Model 3 ground clearance
Daniel Cappo's picture

Tesla Model 3 Ground Clearance Too Low For India's Roads

The Model 3 has a ground clearance that is currently too low for India. This is expected to delay the launch of the car in the country.

Tesla is in a bit of a dilemma here because the ground clearance of the Model 3 is 25mm below what is allowed in India. The Model 3 currently has a ground clearance of 115mm, so the front clearance would need to be raised up to 140mm or more. This issue is expected to delay the projected launch date.

Model 3 tested going over speed bumps

The Model 3 underwent some tests going over speed bumps. The car was unable to make it successfully over 160 out of the 200 speed bumps in the test. This could be seen as an issue, but raising the ground clearance could impact the performance of the car.

Possible courses of action

It has been recommended by some engineers that the ground clearance be raised to 165mm. This may not seem like a lot, but it could make the Model 3 feel like a totally different car. Tesla has also thought about just retooling the suspension entirely. The real concerns raised have been that the Model 3 has a hard time going over speed bumps. There are likely a lot of speed bumps in the cities of India. It seems that Tesla might just entirely redo the suspension. It is important for Tesla to thoroughly analyze which parts of the frame are most vulnerable to being hit when driving over a bump.

How the Model 3 could change

In many ways, a higher ground clearance won’t change the Model 3 for the better. The vehicle might do better over speed bumps but will likely have worse handling than it does now. The amount of body roll and the quality of the steering could also be affected. Hopefully a good solution can be worked out so Tesla can sell a product in India that will be looked upon fondly by the buyers.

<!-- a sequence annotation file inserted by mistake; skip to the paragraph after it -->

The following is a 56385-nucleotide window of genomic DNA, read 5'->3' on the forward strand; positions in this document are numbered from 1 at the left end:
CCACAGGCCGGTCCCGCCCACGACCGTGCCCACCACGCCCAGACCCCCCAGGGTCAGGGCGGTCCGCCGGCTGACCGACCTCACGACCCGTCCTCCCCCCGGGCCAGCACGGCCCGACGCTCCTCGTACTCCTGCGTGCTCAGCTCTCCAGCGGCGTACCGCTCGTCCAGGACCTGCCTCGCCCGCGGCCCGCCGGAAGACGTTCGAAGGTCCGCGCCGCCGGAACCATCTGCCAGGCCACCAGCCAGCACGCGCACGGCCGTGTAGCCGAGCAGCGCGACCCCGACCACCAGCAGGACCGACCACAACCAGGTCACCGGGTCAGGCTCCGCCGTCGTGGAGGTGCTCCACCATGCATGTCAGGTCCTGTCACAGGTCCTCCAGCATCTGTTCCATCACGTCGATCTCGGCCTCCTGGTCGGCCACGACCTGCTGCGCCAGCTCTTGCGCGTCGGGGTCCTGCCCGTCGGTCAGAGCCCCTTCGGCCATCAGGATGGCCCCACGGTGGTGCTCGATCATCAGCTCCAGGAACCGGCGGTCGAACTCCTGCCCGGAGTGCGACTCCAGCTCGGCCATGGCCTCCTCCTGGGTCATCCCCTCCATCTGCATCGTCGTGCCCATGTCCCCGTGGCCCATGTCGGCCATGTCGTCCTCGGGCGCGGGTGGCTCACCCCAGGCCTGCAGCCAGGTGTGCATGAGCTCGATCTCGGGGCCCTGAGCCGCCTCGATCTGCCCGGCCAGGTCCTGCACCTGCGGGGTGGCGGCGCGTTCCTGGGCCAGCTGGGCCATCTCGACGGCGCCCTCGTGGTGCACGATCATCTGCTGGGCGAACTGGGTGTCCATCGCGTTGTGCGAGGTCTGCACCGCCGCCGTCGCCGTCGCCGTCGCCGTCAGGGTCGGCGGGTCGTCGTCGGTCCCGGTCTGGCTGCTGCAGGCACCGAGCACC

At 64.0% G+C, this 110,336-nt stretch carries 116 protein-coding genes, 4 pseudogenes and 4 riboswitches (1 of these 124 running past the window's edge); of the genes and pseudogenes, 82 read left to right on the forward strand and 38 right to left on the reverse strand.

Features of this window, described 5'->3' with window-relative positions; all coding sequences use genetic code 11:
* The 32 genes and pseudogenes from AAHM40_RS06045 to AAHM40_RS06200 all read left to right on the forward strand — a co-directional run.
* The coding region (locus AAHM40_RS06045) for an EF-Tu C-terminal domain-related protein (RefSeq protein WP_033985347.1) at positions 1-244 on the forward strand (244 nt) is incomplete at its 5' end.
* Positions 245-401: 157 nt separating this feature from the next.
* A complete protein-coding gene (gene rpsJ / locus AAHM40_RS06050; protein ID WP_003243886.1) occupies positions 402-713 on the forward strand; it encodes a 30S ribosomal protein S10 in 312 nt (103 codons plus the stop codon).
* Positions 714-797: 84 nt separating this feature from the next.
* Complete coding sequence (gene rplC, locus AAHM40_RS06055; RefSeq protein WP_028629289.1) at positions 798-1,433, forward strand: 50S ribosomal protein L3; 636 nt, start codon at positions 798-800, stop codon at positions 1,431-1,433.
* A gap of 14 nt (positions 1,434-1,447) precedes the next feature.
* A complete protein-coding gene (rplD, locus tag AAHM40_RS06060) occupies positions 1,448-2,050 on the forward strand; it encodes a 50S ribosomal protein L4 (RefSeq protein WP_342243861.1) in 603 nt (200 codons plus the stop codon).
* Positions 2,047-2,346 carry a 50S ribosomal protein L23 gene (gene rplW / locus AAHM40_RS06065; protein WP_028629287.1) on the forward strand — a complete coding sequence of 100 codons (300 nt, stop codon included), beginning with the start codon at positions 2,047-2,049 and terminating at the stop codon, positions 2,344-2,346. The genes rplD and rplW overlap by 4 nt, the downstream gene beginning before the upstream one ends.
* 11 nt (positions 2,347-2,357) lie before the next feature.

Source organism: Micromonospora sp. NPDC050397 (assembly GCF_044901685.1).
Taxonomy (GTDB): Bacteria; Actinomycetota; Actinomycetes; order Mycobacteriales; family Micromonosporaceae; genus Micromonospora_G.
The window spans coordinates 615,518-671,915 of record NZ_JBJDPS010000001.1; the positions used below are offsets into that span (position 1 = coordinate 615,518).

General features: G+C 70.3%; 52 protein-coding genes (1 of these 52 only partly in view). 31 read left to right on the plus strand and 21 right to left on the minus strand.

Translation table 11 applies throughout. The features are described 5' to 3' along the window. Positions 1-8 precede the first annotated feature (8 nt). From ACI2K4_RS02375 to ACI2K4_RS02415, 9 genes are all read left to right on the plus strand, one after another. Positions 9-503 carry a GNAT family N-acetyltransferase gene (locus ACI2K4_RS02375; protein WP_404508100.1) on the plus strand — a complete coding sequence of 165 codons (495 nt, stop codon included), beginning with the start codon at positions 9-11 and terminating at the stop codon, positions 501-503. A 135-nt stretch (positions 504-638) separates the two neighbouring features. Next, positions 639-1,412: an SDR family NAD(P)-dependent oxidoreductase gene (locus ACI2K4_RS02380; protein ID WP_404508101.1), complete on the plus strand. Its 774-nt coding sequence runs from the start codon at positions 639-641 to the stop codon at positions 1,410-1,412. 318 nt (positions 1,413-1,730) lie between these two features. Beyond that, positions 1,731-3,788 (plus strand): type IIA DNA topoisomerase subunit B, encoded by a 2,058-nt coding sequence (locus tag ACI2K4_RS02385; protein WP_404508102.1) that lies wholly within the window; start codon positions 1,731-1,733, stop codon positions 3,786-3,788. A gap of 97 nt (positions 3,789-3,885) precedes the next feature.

Image: Tesla

Daniel Cappo reports Tesla developments at Torque News. He has had a passion for cars ever since age five when his grandparents let him drive their old golf cart around their property in Upstate NY. He has attended numerous auto shows, and even got the chance to drive a Ferrari California on the track. Ever since Tesla opened up a dealership at his local mall, he's been an avid follower of their cars and technology. Dan has a B.S. in Public Communication from U Vermont. Follow Daniel on Twitter and LinkedIn for daily Tesla News.

Subscribe to Torque News on YouTube.

Follow Torque News on YouTube, Twitter and Facebook.


That is just 1" higher than the Model 3 is now (6.5" vs. 5.5") so I seriously doubt that it will take much engineering other than using different springs. All economical cars work to reduce aerodynamic drag on the car, especially on the highway. I had Chevy Volts and now have a Cadillac ELR and they both have low air dams/skirts that scrape on speed bumps and steep driveways. The rubber skirt on the Volt was only 4" off of the ground, and Chevy actually did a free swap for customers because so many were scraped off in normal driving. I've driven in southern India and the last thing that you are worried about is scraping on speed bumps, as driving conditions and traffic is a challenge, to say the least. But it is a good thing that they have such an easily fixed issue to be in compliance with local needs. The greater challenges will be getting the price of Tesla models down to more affordable levels, and building out the Supercharger network in India.